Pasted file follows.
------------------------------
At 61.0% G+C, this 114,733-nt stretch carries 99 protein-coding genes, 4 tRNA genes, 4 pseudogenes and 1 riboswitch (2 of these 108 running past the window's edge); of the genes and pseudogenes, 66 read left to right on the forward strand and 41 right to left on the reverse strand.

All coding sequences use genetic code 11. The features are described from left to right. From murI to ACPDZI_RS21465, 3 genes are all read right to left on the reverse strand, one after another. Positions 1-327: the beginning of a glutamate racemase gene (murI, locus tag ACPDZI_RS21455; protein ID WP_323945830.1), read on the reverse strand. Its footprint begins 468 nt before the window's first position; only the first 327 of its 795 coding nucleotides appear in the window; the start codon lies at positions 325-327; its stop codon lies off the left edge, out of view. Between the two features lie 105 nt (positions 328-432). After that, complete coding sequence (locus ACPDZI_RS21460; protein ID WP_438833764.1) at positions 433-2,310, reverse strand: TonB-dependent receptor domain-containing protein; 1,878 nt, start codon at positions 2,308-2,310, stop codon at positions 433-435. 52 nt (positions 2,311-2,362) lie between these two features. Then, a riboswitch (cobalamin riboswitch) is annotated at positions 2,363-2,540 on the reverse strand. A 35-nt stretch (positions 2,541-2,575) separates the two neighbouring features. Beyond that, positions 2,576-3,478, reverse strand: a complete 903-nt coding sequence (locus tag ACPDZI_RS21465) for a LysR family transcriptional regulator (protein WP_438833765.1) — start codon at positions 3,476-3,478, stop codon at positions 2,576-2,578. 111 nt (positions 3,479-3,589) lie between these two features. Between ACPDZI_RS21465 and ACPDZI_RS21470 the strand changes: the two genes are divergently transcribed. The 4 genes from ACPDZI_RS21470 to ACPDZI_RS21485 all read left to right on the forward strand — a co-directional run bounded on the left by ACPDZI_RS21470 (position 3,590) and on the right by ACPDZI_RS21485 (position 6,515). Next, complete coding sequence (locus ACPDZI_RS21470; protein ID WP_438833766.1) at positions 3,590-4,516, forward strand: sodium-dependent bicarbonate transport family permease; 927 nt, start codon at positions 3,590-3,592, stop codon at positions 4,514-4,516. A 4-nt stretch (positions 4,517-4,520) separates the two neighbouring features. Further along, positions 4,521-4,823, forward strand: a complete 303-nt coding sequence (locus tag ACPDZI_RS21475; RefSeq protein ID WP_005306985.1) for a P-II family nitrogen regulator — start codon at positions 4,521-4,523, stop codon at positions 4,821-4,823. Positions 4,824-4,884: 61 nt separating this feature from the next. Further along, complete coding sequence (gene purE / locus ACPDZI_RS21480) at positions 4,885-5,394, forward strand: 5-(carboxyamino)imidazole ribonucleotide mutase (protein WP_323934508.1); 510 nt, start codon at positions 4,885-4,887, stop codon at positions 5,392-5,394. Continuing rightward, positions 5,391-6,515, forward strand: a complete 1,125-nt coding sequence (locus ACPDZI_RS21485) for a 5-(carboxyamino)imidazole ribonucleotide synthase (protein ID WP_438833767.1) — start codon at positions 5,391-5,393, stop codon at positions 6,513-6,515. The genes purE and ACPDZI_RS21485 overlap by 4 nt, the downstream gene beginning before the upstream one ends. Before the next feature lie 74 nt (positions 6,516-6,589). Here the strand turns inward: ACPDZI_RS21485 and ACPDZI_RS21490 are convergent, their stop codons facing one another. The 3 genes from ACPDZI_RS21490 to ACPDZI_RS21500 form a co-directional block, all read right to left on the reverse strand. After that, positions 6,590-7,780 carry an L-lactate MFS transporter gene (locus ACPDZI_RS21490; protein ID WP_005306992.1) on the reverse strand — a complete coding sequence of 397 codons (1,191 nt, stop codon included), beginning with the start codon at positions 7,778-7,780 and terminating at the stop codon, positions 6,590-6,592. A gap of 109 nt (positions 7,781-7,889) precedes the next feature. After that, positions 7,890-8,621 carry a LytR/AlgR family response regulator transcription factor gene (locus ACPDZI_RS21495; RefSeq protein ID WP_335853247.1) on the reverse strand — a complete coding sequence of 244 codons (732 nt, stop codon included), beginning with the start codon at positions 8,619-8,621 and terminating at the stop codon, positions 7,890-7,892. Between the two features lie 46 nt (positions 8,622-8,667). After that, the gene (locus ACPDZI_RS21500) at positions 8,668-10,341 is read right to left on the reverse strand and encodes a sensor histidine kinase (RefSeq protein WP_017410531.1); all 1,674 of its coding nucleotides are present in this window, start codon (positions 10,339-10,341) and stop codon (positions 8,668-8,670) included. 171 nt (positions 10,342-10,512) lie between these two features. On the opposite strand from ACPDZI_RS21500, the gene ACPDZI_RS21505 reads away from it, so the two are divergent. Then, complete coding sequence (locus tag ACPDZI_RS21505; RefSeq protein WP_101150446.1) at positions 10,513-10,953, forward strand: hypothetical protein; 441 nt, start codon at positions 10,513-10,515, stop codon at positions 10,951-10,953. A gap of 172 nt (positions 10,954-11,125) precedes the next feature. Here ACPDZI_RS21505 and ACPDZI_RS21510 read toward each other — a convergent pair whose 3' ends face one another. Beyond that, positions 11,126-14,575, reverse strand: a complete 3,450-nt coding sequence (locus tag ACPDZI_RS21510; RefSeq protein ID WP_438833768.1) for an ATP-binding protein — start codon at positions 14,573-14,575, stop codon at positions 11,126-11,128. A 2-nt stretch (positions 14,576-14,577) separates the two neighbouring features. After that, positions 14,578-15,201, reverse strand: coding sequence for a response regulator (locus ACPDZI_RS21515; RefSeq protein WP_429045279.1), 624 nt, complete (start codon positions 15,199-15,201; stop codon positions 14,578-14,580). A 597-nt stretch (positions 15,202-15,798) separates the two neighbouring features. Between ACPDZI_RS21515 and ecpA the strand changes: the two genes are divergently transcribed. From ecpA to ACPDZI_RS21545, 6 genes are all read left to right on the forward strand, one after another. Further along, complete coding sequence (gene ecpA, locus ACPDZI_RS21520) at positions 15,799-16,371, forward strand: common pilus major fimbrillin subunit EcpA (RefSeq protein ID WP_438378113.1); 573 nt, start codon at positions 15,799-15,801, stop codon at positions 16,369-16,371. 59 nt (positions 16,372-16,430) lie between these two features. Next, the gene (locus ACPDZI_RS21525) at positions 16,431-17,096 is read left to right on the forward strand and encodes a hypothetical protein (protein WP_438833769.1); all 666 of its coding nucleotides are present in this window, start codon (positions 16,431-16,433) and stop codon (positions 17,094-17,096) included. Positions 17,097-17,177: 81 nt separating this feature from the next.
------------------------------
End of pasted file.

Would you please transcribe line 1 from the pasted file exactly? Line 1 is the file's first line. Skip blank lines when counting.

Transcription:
At 61.0% G+C, this 114,733-nt stretch carries 99 protein-coding genes, 4 tRNA genes, 4 pseudogenes and 1 riboswitch (2 of these 108 running past the window's edge); of the genes and pseudogenes, 66 read left to right on the forward strand and 41 right to left on the reverse strand.